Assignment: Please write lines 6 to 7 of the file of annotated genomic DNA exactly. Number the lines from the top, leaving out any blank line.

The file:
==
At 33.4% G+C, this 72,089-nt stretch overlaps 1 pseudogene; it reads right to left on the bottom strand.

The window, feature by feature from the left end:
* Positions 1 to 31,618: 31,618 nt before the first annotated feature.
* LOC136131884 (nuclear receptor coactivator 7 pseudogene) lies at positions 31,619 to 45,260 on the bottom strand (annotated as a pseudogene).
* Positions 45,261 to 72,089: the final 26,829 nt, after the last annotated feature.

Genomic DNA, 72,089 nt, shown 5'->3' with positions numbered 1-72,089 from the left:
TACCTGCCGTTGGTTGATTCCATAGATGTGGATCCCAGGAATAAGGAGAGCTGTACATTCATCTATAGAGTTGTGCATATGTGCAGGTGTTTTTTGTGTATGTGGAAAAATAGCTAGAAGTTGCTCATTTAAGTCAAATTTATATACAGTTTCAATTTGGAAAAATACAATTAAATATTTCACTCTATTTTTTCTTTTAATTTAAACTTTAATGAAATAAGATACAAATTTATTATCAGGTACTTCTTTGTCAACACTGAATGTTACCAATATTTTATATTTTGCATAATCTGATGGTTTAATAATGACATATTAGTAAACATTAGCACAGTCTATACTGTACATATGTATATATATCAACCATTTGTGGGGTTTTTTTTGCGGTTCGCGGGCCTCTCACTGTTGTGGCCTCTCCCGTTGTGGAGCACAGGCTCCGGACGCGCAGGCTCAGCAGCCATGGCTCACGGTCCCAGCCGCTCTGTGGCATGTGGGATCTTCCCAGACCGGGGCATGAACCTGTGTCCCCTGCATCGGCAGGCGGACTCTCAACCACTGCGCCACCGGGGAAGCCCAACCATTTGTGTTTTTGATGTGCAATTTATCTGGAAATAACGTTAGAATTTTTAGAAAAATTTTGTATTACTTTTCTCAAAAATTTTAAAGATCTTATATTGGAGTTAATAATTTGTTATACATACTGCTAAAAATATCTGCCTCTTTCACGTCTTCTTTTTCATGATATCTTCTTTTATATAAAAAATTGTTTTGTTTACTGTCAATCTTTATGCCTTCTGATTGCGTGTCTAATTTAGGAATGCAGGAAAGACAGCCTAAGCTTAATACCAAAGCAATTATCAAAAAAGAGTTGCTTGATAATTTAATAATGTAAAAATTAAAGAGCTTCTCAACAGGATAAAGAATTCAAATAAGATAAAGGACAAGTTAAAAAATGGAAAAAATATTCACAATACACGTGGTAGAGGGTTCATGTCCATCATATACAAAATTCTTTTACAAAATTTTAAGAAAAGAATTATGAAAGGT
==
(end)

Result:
Genomic DNA, 72,089 nt, shown 5'->3' with positions numbered 1-72,089 from the left:
TACCTGCCGTTGGTTGATTCCATAGATGTGGATCCCAGGAATAAGGAGAGCTGTACATTCATCTATAGAGTTGTGCATATGTGCAGGTGTTTTTTGTGTATGTGGAAAAATAGCTAGAAGTTGCTCATTTAAGTCAAATTTATATACAGTTTCAATTTGGAAAAATACAATTAAATATTTCACTCTATTTTTTCTTTTAATTTAAACTTTAATGAAATAAGATACAAATTTATTATCAGGTACTTCTTTGTCAACACTGAATGTTACCAATATTTTATATTTTGCATAATCTGATGGTTTAATAATGACATATTAGTAAACATTAGCACAGTCTATACTGTACATATGTATATATATCAACCATTTGTGGGGTTTTTTTTGCGGTTCGCGGGCCTCTCACTGTTGTGGCCTCTCCCGTTGTGGAGCACAGGCTCCGGACGCGCAGGCTCAGCAGCCATGGCTCACGGTCCCAGCCGCTCTGTGGCATGTGGGATCTTCCCAGACCGGGGCATGAACCTGTGTCCCCTGCATCGGCAGGCGGACTCTCAACCACTGCGCCACCGGGGAAGCCCAACCATTTGTGTTTTTGATGTGCAATTTATCTGGAAATAACGTTAGAATTTTTAGAAAAATTTTGTATTACTTTTCTCAAAAATTTTAAAGATCTTATATTGGAGTTAATAATTTGTTATACATACTGCTAAAAATATCTGCCTCTTTCACGTCTTCTTTTTCATGATATCTTCTTTTATATAAAAAATTGTTTTGTTTACTGTCAATCTTTATGCCTTCTGATTGCGTGTCTAATTTAGGAATGCAGGAAAGACAGCCTAAGCTTAATACCAAAGCAATTATCAAAAAAGAGTTGCTTGATAATTTAATAATGTAAAAATTAAAGAGCTTCTCAACAGGATAAAGAATTCAAATAAGATAAAGGACAAGTTAAAAAATGGAAAAAATATTCACAATACACGTGGTAGAGGGTTCATGTCCATCATATACAAAATTCTTTTACAAAATTTTAAGAAAAGAATTATGAAAGGT